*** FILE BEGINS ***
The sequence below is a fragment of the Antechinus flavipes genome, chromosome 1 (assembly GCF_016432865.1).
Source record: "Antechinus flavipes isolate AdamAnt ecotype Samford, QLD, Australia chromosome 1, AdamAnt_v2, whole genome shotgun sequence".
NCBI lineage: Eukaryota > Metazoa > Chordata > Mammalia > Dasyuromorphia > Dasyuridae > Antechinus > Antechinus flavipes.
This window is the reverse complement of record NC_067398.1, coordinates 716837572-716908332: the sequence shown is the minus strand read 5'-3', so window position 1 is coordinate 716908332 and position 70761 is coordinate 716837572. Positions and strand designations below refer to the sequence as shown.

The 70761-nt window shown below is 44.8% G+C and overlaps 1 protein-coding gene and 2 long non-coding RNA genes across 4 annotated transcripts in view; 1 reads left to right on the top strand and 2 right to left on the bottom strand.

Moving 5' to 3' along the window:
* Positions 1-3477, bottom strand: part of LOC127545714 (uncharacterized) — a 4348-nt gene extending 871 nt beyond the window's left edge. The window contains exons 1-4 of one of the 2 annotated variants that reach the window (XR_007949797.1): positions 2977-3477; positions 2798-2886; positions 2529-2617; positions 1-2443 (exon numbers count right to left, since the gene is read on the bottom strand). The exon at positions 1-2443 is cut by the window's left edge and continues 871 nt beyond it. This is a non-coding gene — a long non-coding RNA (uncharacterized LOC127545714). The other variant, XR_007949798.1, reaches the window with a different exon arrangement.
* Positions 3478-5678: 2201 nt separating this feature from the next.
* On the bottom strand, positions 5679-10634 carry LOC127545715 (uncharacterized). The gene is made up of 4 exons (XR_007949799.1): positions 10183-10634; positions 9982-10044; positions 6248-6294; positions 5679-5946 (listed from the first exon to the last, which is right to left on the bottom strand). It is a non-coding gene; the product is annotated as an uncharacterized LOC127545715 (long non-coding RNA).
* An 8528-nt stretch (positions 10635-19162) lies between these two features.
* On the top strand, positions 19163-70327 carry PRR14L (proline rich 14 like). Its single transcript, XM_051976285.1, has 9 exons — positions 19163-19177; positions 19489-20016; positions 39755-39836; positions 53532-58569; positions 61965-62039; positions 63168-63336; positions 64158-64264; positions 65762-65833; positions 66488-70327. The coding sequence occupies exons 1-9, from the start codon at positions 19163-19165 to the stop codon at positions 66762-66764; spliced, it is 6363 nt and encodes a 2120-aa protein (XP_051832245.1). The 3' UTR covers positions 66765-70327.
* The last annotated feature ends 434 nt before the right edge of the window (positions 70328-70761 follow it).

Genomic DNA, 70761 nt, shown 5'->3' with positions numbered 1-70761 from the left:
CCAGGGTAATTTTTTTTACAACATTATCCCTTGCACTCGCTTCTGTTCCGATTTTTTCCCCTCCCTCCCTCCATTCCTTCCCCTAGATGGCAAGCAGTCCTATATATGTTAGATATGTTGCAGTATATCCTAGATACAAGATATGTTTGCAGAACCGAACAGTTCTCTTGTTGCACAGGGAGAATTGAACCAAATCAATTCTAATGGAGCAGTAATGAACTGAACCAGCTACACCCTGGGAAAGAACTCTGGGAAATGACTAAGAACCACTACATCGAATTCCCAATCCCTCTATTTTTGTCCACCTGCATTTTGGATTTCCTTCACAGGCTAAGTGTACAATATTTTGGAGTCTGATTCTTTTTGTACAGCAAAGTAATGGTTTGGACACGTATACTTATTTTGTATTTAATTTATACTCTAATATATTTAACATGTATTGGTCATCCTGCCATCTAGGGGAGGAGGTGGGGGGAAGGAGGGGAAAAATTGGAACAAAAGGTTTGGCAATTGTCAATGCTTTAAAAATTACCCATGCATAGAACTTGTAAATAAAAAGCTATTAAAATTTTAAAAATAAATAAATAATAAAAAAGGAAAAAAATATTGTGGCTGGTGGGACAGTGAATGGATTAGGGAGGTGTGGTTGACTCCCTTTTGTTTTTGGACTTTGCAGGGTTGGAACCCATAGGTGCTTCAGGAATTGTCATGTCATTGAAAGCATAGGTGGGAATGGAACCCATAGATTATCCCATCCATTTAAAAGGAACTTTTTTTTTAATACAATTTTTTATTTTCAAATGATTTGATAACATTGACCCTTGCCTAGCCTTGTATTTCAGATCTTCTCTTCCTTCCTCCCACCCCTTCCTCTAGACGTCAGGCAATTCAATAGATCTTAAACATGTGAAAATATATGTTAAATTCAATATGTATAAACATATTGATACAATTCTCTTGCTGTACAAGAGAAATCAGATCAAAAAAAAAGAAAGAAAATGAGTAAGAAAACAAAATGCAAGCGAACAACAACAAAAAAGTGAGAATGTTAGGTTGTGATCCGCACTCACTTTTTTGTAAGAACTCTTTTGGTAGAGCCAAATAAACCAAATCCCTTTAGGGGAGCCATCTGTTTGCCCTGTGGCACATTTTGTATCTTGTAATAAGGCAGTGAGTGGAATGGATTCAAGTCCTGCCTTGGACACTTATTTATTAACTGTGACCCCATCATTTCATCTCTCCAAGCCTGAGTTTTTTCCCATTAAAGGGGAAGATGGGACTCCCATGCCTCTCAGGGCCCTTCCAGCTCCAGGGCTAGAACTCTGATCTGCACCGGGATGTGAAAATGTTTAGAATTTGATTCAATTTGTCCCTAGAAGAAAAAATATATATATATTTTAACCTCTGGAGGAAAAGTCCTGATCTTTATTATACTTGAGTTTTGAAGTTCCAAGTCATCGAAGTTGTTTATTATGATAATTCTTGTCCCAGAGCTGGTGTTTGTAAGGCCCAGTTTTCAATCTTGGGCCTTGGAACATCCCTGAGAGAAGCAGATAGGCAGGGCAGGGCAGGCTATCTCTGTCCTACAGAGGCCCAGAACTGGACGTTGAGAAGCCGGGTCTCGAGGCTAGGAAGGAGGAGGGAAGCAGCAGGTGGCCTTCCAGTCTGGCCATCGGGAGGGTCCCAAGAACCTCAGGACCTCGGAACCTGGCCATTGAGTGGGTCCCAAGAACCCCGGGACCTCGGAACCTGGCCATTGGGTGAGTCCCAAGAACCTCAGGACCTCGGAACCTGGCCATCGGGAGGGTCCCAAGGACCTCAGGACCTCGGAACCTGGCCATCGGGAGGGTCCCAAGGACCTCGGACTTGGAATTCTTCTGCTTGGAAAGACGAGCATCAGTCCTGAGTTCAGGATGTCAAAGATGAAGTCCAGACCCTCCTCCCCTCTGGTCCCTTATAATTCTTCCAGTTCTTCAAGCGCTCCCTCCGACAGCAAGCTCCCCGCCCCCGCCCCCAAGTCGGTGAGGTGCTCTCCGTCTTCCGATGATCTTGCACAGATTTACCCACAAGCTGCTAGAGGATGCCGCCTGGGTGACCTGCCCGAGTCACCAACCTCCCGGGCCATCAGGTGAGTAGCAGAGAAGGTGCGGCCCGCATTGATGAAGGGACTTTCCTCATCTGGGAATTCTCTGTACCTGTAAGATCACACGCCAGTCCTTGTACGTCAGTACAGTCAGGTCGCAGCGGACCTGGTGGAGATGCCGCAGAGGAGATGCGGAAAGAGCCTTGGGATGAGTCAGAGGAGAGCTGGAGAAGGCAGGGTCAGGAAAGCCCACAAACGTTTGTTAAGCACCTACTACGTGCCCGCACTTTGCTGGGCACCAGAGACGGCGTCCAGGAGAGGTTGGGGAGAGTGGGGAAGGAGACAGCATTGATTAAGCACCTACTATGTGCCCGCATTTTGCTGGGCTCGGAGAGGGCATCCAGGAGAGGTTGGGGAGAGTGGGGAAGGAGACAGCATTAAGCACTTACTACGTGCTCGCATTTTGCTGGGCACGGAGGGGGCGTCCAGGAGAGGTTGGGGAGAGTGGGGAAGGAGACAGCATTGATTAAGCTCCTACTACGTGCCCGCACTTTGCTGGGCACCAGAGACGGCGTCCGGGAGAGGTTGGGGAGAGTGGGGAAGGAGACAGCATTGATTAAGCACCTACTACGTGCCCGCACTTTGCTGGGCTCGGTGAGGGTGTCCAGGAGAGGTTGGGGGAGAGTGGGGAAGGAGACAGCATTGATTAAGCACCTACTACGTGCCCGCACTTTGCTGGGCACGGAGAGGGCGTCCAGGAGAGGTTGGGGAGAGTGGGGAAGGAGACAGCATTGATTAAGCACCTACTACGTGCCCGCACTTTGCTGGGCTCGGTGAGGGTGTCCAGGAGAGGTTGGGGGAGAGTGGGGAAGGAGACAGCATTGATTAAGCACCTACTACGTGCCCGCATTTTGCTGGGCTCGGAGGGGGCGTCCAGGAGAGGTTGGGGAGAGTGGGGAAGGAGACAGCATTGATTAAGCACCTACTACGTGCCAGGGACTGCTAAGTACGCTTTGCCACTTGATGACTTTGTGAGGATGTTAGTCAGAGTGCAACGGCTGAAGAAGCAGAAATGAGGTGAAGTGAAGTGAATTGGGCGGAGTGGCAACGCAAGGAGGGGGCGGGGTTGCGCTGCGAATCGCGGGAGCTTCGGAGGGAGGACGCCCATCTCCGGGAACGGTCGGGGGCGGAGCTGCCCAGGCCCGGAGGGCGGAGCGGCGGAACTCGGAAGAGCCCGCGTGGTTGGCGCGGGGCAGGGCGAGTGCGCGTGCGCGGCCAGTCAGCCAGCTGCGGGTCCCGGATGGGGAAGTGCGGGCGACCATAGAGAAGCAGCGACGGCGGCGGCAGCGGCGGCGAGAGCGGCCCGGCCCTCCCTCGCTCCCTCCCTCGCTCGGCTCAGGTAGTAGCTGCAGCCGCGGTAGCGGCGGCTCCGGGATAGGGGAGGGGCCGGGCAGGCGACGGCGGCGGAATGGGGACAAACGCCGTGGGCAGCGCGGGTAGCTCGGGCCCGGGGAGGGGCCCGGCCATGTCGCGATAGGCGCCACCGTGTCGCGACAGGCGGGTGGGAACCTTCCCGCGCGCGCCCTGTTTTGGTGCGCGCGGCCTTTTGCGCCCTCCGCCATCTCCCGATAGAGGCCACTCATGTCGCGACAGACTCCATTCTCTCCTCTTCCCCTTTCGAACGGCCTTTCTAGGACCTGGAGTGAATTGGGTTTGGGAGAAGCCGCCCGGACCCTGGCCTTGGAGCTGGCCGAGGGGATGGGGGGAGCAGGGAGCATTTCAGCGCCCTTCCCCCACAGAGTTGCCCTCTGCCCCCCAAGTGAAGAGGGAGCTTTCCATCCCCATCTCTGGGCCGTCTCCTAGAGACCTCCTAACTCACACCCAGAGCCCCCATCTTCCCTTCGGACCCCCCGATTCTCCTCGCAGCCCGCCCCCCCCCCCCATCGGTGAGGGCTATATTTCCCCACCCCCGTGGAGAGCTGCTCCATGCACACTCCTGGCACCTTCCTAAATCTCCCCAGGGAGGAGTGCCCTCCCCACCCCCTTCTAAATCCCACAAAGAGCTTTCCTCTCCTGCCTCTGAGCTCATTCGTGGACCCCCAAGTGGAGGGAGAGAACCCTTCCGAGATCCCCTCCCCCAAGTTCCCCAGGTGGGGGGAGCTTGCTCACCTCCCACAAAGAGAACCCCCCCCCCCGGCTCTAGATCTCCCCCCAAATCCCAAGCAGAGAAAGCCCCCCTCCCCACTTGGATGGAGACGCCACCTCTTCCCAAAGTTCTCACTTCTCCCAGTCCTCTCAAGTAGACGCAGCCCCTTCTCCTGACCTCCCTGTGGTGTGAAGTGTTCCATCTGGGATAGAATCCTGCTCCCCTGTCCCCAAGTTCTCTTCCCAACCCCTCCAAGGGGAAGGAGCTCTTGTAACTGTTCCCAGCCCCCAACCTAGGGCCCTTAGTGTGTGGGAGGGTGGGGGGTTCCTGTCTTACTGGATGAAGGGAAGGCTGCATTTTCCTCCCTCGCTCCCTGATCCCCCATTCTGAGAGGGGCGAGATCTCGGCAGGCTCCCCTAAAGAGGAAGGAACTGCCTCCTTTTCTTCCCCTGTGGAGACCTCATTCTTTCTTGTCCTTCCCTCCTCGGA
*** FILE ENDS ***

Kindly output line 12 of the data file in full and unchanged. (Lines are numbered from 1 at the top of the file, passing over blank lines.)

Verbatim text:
* The last annotated feature ends 434 nt before the right edge of the window (positions 70328-70761 follow it).